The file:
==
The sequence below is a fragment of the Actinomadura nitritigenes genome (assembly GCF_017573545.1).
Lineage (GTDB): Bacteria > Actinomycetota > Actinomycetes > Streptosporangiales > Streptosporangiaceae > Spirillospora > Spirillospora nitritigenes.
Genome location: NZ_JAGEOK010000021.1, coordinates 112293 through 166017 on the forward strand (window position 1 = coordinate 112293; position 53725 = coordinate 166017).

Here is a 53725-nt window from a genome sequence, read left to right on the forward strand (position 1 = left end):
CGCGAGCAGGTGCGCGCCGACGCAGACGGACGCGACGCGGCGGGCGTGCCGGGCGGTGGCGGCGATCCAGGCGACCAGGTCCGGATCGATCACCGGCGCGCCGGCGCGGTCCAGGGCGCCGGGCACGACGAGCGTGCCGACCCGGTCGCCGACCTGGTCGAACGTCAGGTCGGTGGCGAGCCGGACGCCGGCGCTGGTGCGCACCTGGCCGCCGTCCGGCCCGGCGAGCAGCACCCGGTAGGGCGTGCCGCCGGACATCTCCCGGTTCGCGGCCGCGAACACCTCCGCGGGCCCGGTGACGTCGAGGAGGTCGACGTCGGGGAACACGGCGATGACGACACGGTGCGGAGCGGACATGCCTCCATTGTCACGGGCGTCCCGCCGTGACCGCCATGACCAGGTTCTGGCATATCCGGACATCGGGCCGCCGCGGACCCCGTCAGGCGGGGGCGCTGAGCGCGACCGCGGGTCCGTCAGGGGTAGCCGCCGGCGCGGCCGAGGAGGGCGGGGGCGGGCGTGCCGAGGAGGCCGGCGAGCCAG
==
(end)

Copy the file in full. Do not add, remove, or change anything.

The sequence below is a fragment of the Actinomadura nitritigenes genome (assembly GCF_017573545.1).
Lineage (GTDB): Bacteria > Actinomycetota > Actinomycetes > Streptosporangiales > Streptosporangiaceae > Spirillospora > Spirillospora nitritigenes.
Genome location: NZ_JAGEOK010000021.1, coordinates 112293 through 166017 on the forward strand (window position 1 = coordinate 112293; position 53725 = coordinate 166017).

Here is a 53725-nt window from a genome sequence, read left to right on the forward strand (position 1 = left end):
CGCGAGCAGGTGCGCGCCGACGCAGACGGACGCGACGCGGCGGGCGTGCCGGGCGGTGGCGGCGATCCAGGCGACCAGGTCCGGATCGATCACCGGCGCGCCGGCGCGGTCCAGGGCGCCGGGCACGACGAGCGTGCCGACCCGGTCGCCGACCTGGTCGAACGTCAGGTCGGTGGCGAGCCGGACGCCGGCGCTGGTGCGCACCTGGCCGCCGTCCGGCCCGGCGAGCAGCACCCGGTAGGGCGTGCCGCCGGACATCTCCCGGTTCGCGGCCGCGAACACCTCCGCGGGCCCGGTGACGTCGAGGAGGTCGACGTCGGGGAACACGGCGATGACGACACGGTGCGGAGCGGACATGCCTCCATTGTCACGGGCGTCCCGCCGTGACCGCCATGACCAGGTTCTGGCATATCCGGACATCGGGCCGCCGCGGACCCCGTCAGGCGGGGGCGCTGAGCGCGACCGCGGGTCCGTCAGGGGTAGCCGCCGGCGCGGCCGAGGAGGGCGGGGGCGGGCGTGCCGAGGAGGCCGGCGAGCCAG